The 1969 Dodge Charger Daytona was born in controversy. In 1957, the Automobile Manufacturers Association responded to strident calls from the insurance industry and safety lobby to abandon its participation in racing. While there was much disappointment in this wholesale pullout at first, a few years later the AMA's decision didn't look like such a bad idea after all.
The Volkswagen revolution and Eisenhower recession had occurred, and everybody was building economy cars -- so who needed racing? That attitude lasted until about 1962, by which time the industry had staged a full recovery, and auto companies once again lent their support to racing efforts.
The 1969 Dodge Charger Daytona's evolution dates to 1963, when Chrysler decided to overlook the AMA agreement and engage Ford in NASCAR. Chrysler Engineering was asked to design a new 426-cid Hemi V-8, reviving the potent concept that Chrysler had developed in the 1950s.
In 1966, Dodge introduced the Charger fastback, which looked like an aerodynamic NASCAR contender but proved much slower than its shape suggested. Two years later it was redesigned as a handsome coupe, and Dodge fitted competition models with spoilers to glue them to the track.
While the 1968 was indeed more slippery than its predecessors, it still proved four mph slower than the Ford opposition -- and in stock-car racing, one mph is equal to the length of a football field per lap. That sent Dodge back to the drawing board. The Charger Daytona was the result.
While the 1968 Charger did have good aerodynamic properties, it also exhibited a fair degree of rear-end lift. The solution was a tall, adjustable rear-deck stabilizer made up of twin fins and a horizontal wing.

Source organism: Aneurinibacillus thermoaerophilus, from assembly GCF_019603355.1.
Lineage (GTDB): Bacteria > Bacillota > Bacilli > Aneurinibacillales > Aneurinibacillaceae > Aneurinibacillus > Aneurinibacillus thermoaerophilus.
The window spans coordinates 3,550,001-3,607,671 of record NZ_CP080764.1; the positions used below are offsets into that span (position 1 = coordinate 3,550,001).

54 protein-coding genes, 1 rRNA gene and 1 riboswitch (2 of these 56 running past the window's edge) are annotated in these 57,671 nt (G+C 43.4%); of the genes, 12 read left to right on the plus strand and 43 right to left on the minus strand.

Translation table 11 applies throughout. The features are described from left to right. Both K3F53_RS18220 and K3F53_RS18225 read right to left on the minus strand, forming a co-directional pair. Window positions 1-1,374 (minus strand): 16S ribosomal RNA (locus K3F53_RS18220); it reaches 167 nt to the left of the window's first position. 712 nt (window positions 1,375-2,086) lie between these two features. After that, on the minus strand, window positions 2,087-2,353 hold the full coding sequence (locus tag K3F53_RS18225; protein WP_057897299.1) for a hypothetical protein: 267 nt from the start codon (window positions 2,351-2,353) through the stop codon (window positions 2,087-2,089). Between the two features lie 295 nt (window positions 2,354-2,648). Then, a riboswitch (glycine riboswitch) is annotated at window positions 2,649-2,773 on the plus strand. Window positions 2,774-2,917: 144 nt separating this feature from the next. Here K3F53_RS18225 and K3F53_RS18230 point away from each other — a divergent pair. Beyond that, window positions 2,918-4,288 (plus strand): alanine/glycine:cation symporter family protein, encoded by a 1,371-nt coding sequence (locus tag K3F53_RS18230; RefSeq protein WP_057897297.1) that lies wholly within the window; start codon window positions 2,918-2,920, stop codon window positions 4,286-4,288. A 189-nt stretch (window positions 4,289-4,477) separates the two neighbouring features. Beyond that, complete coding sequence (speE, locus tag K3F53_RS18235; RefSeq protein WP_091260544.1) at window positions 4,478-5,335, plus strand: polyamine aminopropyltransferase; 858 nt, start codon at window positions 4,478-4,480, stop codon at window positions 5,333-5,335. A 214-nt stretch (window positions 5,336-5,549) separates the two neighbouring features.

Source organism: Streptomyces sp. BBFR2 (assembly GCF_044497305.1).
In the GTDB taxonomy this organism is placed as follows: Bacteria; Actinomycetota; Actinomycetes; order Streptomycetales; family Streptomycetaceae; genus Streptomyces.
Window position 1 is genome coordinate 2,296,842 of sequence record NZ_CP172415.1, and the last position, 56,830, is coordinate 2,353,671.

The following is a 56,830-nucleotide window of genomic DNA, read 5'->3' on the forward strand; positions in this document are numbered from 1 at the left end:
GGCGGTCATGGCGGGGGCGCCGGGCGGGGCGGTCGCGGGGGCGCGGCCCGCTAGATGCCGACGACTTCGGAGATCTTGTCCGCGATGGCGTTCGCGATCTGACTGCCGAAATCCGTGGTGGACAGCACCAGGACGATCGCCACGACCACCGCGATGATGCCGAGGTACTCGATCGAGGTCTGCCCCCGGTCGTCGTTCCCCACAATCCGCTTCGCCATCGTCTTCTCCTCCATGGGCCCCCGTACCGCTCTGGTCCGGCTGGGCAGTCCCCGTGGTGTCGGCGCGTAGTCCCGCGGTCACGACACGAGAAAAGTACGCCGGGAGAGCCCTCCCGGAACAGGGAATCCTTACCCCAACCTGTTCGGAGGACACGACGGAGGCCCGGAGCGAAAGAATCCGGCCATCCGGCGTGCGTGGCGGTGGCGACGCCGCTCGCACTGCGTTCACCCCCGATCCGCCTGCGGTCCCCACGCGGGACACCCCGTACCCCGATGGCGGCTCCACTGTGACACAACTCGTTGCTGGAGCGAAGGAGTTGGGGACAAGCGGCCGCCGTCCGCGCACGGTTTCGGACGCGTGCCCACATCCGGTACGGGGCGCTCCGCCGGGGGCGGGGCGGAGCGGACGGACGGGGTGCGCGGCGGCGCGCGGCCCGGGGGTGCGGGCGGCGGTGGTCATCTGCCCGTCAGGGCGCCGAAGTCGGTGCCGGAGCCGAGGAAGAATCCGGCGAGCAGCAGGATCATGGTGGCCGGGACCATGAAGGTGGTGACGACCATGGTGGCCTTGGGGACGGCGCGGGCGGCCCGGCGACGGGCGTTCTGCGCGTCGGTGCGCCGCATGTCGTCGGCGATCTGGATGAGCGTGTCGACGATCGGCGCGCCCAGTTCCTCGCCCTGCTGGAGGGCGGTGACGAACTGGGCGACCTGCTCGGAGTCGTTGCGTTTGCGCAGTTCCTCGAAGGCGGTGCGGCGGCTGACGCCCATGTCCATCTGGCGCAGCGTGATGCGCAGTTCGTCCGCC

A pointed snout was added for good measure, and the combination proved to increase lap speeds by five mph, giving Dodge a car that could truly challenge the Fords and Mercurys.
Dodge planned to build 500 of the "winged warriors," the minimum number necessary to qualify them as "production" vehicles for NASCAR.
Continue reading to learn more about the production and success of the 1969 Dodge Charger Daytona.
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The 1969 Dodge Charger Daytona was built by Creative Industries, the Detroit firm responsible for numerous "specials" over the years. Actual production estimates range between 501 and 507; the official factory source states 505.
They could have built more: Dealers took about 1,200 orders, and Dodge sent hurried telegrams imploring them to persuade their customers to settle for something else.
The Charger Daytona sold for about $300 more than the Charger R/T hardtop and lost between $1,000 and $1,500 per unit, which was unimportant: Its purpose was to win races.
Racing cars all received the 426 Hemi with close-ratio four-speed gearbox and Hurst shifter. At Talladega, the Daytona set a new official world's closed-lap speed record at close to 200 mph, but unfortunately the Fords didn't show up to compete and it was a muted victory.
Disappointment turned to embarrassment the following month at Charlotte, North Carolina, where the Daytonas finally did meet the Fords -- and were badly beaten. Tire wear was the culprit.
Chargers were forced to make brief challenge spurts, then drop back to conserve rubber. According to engineer Larry Rathgeb, the tire problem was never really solved. "Firestone could not, and Goodyear would not, built a tire that could stand up at 200 mph. After five laps you were out of rubber, and that's not good at all."
Salvation finally arrived at the Texas 500 in December, when Bobby Isaac's Daytona firmly beat the Ford entries with a 144.277 mph average. The Daytona went on to win 80 percent of its races in 1969, finishing with 22 Grand National victories, only four fewer than Ford.
But Dodge's fling with stock-car racing ended after that year, and Plymouth took up the corporate torch with the similar (and quite successful) Road Runner Superbird.
Continue reading to find out more about the 1969 Dodge Charger Daytona specifications.
For more information on cars, see:
1969 Dodge Charger Daytona Specifications
The 1969 Dodge Charger Daytona represented Dodge's brief commitment to NASCAR racing and resulted in almost equaling the success of Ford.
Engines: all ohv V-8; 426 cid (4.25 × 3.75), 425 bhp; 440 cid (4.32 × 3.75), 375 bhp
Transmissions: 4-speed manual, 3-speed automatic
Suspension front: upper and lower control arms, longitudinal torsion bars
Suspension rear: live axle, leaf springs
Brakes: front disc/rear drum
Wheelbase (in.): 117.0
Weight (lbs): approx. 3,900
Top speed (mph): NA
0-60 mph (sec): NA